Everyone loves the look of custom window treatments made specially for them (drapery panels, curtains, cornices, valances, etc). Custom treatments are designed and fabricated to showcase the unique style of a homeowner and his/her window(s), and add warmth, fun and character to any room. And, there is almost an infinite amount of fabric choices and treatment styles to create a look that will not be replicated in any store or (perhaps more importantly) in anyone else’s home. That being said, as beautiful as custom work is, no one wants to tap into their kids’ college fund to decorate their windows. While custom window treatments will and should never be “cheap”, there are ways to control the cost. The cost of drapery hardware is an element that can be easily managed; below are two ideas:
Drapery hardware – rods, finials, rings, end caps, batons, tracks – can be the perfect compliment to any window treatment and come in a variety of shades, styles, and materials: wood, iron, aluminum, steel, glass; the list goes on! Depending on your taste, they can be subtle and classic or dramatic and contemporary. However, drapery hardware can be one of the biggest price drivers, adding hundreds of dollars to any custom window treatment project. My first advice to clients is to use any currently installed hardware, thereby eliminating the cost of new hardware. If the current hardware is installed properly, installation costs will decrease as well; if not installed properly, it can be moved, with costs still significantly less than that of purchasing new custom hardware. If the finish is not your first choice, often the hardware can be painted or modified for a big change for still significantly less cost. And, often, it can cost less to adjust the fabrication process to meet the existing hardware specs than to purchase brand new hardware.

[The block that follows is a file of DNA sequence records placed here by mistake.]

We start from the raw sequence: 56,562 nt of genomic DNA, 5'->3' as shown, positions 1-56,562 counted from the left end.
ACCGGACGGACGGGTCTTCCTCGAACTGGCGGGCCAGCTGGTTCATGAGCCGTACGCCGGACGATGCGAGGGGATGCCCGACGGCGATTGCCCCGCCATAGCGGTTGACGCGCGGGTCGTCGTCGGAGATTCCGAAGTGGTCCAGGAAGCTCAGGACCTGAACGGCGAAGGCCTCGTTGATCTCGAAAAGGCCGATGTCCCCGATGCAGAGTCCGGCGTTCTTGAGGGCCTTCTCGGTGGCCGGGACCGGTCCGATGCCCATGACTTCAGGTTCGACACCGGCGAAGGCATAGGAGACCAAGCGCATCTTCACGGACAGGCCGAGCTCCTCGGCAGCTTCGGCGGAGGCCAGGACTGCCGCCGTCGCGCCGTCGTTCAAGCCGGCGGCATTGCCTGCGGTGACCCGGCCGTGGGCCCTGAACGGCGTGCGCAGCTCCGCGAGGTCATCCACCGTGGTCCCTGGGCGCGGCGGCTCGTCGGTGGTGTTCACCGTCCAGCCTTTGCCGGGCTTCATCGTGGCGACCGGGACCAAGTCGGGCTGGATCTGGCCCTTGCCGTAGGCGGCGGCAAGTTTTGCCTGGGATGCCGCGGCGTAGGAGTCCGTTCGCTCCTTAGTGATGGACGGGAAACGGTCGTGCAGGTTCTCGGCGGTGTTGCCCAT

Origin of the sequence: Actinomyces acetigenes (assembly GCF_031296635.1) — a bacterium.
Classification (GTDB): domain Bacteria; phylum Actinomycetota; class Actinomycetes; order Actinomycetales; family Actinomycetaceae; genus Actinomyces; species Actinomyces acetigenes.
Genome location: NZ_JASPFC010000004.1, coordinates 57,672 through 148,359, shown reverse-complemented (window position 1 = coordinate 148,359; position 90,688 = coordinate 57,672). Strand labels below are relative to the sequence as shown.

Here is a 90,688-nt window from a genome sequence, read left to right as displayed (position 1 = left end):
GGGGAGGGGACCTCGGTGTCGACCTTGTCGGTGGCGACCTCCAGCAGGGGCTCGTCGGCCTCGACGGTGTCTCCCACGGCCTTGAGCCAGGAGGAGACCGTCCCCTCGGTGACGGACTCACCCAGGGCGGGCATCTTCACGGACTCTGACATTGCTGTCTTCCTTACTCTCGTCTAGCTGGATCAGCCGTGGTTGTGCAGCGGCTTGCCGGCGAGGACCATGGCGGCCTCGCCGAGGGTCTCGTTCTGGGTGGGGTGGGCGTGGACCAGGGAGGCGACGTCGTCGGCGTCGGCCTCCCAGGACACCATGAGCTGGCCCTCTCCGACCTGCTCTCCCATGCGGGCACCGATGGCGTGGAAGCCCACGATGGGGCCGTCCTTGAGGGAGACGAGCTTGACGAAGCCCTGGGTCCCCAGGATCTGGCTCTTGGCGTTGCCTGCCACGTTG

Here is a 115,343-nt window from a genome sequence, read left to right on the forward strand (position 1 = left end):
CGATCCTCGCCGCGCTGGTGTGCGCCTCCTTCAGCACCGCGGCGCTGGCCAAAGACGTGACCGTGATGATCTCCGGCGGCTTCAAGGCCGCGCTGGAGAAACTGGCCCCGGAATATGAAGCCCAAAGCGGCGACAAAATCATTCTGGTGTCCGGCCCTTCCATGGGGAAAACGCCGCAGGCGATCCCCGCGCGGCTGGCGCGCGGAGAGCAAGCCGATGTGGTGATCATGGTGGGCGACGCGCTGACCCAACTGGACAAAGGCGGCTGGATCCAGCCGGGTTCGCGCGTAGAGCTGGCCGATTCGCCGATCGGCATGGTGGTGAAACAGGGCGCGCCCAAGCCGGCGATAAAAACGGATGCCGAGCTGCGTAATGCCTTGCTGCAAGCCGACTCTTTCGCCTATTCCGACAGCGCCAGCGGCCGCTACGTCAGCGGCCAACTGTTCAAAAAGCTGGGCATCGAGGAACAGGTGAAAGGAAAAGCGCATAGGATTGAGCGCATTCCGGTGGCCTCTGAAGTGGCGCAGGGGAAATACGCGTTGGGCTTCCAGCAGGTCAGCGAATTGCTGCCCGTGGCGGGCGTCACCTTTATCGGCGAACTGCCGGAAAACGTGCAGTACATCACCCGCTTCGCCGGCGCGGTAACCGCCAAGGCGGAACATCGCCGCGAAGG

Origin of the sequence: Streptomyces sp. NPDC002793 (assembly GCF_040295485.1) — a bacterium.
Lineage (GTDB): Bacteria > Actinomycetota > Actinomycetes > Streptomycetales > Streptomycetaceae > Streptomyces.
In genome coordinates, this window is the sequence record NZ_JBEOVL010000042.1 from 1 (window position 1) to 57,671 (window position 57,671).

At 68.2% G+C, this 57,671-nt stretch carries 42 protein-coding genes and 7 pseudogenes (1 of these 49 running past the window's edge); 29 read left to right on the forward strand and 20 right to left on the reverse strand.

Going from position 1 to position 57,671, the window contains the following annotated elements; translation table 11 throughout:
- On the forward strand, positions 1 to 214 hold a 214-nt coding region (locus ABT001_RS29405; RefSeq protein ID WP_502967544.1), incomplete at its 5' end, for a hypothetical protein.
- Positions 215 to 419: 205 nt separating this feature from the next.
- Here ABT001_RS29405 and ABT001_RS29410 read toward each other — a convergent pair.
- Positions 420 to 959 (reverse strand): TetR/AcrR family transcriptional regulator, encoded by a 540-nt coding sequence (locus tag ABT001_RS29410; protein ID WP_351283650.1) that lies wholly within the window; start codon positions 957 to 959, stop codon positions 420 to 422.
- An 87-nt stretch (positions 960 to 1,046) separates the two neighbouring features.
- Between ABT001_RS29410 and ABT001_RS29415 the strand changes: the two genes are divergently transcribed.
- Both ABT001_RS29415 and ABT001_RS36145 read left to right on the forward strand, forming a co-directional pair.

Wood Board Mount
If you currently do not have installed hardware, you can eliminate the use of hardware completely by mounting the window treatment on wood boards. This is frequently done for valances, creating a very clean look with the board completely hidden by the top and sides of the valance (see first photo). In addition to valances, you can also mount drapery panels to a board, creating a contemporary style and giving the allusion of “floating” stationary drapery panels (see second photo). And, you can combine the two: mount stationary drapery panels to the underside of a board-mounted valance for double the flair! Of course, mounting the drapery panels to a board eliminates their ability to open or close, but, if privacy is not an issue and you are looking for something decorative rather than functional, this can be a very stylish and unique way to reduce the cost of your beautiful window treatments while adding a custom touch to your window!
These are just some of my thoughts. Next week, Part II: Cost effective fabric considerations. Stay tuned!